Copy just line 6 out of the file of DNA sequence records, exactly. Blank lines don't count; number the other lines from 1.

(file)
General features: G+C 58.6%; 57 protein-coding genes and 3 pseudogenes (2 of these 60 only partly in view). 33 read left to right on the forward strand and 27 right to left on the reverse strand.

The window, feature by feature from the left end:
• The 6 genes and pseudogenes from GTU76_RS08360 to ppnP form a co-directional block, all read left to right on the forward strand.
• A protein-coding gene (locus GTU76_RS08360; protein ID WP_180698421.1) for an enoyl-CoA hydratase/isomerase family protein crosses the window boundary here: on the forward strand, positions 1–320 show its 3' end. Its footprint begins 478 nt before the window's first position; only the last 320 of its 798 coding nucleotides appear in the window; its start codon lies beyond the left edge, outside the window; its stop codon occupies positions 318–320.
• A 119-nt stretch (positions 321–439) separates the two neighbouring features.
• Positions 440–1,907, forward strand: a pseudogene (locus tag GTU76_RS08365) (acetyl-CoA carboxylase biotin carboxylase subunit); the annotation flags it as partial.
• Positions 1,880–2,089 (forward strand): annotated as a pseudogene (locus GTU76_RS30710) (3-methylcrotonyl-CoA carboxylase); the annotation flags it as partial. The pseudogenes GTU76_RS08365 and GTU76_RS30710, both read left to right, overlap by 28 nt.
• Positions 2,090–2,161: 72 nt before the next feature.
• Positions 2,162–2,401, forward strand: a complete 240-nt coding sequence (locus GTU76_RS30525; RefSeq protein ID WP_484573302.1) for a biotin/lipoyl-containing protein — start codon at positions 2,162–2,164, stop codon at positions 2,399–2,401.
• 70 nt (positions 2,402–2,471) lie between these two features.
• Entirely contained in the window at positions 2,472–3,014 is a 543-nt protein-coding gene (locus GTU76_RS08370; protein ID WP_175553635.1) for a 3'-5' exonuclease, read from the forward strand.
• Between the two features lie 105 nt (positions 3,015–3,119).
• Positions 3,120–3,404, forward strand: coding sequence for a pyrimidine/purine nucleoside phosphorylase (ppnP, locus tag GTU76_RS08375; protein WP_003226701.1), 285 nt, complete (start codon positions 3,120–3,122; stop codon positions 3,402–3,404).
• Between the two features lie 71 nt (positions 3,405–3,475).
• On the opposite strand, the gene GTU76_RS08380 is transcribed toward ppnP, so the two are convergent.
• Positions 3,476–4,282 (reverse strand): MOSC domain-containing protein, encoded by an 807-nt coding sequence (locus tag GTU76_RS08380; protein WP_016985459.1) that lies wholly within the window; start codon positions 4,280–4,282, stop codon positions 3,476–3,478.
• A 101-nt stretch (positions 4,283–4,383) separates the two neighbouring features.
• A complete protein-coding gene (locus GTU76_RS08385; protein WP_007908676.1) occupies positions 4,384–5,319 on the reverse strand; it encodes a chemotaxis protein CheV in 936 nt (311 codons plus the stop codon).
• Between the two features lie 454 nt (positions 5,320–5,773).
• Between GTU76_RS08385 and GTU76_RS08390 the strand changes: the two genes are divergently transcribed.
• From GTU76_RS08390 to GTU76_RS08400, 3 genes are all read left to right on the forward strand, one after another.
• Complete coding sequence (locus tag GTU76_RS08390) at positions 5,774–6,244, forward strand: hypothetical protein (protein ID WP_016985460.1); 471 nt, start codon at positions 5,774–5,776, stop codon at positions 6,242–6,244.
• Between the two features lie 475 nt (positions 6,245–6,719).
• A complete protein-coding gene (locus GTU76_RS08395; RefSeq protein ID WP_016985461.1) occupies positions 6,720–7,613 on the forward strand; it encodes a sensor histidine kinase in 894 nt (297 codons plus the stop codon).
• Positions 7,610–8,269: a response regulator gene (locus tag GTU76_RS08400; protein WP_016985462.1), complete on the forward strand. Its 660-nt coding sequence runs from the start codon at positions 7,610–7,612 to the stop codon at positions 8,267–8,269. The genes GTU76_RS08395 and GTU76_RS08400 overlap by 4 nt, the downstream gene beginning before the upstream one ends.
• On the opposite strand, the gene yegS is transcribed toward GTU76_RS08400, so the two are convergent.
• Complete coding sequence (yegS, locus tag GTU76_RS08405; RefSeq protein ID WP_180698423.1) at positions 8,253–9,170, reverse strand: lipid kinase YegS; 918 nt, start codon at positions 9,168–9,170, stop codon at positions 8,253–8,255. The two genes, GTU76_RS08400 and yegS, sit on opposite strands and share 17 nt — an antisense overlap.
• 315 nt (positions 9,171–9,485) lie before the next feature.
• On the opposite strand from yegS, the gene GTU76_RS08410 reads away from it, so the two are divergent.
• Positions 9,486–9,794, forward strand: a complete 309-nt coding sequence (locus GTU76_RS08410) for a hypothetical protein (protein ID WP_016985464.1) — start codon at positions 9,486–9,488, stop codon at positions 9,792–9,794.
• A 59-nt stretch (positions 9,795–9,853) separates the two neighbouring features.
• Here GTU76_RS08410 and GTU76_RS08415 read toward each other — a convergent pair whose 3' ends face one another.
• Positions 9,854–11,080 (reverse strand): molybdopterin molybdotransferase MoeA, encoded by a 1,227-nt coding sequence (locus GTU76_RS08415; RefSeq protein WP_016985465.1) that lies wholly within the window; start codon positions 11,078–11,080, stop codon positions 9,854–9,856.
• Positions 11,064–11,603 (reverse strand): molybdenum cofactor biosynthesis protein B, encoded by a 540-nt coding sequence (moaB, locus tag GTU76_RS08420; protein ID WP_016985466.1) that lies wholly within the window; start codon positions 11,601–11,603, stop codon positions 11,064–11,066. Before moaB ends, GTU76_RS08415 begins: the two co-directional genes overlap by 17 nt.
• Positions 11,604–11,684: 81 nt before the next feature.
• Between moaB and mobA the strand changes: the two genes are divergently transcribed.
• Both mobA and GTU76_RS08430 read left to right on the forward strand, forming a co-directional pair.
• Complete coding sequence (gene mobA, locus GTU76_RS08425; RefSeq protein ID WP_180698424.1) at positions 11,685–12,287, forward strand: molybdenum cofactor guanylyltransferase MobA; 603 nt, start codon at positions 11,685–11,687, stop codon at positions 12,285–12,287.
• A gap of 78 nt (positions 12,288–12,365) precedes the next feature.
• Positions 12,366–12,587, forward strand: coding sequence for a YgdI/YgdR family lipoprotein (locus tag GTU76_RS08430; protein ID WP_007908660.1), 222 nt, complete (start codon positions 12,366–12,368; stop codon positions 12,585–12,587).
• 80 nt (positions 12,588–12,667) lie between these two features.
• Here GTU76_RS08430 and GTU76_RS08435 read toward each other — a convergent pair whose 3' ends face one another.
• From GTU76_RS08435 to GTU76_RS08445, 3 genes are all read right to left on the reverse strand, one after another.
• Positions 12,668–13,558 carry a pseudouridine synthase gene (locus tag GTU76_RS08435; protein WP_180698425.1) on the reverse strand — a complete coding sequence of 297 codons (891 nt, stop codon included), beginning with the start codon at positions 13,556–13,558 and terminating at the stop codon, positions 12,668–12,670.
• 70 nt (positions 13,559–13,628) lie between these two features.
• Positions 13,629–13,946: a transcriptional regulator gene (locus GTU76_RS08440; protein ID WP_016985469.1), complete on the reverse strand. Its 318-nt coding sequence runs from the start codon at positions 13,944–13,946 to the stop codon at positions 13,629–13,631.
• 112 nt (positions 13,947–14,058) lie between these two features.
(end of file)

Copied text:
• Positions 440–1,907, forward strand: a pseudogene (locus tag GTU76_RS08365) (acetyl-CoA carboxylase biotin carboxylase subunit); the annotation flags it as partial.